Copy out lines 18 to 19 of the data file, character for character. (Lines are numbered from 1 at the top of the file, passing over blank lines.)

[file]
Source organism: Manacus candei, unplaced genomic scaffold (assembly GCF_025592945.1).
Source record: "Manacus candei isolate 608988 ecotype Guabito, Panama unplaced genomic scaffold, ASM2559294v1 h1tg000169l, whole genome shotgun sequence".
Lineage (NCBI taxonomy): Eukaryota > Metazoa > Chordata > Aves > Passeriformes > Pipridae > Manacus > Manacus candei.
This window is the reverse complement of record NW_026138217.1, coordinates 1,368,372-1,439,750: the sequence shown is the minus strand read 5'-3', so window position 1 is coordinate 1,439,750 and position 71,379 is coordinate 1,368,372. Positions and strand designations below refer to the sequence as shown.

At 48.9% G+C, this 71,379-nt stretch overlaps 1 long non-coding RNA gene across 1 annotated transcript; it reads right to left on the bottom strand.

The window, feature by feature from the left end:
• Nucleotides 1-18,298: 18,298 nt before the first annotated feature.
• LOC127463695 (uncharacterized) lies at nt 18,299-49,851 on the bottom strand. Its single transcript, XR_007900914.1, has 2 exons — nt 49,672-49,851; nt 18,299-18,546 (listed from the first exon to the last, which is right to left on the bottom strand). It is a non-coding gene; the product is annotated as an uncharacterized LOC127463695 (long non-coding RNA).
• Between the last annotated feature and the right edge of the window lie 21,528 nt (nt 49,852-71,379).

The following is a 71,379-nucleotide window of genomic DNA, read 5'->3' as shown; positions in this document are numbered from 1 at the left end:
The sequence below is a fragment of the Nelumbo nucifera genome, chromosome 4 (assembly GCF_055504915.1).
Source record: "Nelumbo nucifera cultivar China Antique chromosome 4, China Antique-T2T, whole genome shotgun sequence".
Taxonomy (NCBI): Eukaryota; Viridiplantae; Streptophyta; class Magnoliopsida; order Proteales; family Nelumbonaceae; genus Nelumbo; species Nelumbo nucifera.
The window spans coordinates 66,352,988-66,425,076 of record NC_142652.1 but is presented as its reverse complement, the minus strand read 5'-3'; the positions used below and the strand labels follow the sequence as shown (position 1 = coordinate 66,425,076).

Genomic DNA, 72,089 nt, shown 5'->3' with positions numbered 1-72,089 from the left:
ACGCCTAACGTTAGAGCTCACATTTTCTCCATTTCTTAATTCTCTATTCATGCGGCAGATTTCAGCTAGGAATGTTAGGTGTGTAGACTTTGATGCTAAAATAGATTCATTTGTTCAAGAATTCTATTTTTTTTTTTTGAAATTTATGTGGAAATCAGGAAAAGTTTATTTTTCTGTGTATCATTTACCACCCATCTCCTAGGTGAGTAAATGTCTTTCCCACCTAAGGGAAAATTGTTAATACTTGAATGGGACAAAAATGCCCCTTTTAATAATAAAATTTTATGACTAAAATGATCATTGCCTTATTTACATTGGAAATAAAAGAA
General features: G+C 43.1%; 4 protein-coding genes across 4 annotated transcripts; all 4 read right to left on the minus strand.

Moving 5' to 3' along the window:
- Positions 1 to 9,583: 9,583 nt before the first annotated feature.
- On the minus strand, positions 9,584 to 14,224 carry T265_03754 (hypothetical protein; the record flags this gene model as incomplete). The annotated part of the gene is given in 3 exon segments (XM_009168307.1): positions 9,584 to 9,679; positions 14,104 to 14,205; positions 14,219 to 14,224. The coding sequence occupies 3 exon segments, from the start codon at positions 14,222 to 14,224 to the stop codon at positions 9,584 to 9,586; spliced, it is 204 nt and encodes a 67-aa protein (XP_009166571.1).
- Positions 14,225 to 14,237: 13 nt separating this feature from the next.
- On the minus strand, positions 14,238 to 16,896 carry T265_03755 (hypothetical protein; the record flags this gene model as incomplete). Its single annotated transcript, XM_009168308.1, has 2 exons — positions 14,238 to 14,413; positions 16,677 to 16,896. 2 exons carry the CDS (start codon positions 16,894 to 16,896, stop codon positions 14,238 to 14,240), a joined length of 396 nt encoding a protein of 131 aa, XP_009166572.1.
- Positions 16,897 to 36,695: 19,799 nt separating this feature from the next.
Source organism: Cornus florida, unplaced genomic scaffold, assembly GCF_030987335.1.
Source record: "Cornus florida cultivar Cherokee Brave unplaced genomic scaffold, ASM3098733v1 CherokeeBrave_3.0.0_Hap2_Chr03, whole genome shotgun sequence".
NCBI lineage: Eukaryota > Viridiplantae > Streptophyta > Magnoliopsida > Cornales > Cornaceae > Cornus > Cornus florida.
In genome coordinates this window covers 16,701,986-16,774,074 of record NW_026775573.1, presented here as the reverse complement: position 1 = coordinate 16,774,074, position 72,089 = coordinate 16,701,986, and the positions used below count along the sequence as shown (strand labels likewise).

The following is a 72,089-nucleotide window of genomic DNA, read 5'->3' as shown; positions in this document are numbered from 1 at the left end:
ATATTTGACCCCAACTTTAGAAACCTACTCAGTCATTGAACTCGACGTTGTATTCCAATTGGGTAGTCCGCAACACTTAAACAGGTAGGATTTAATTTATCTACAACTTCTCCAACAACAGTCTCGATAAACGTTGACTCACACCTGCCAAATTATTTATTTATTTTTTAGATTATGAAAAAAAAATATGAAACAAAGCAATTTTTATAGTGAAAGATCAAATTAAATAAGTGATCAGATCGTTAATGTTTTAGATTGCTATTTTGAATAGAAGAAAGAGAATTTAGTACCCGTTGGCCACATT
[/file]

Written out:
Moving 5' to 3' along the window:
- Positions 1 to 9,583: 9,583 nt before the first annotated feature.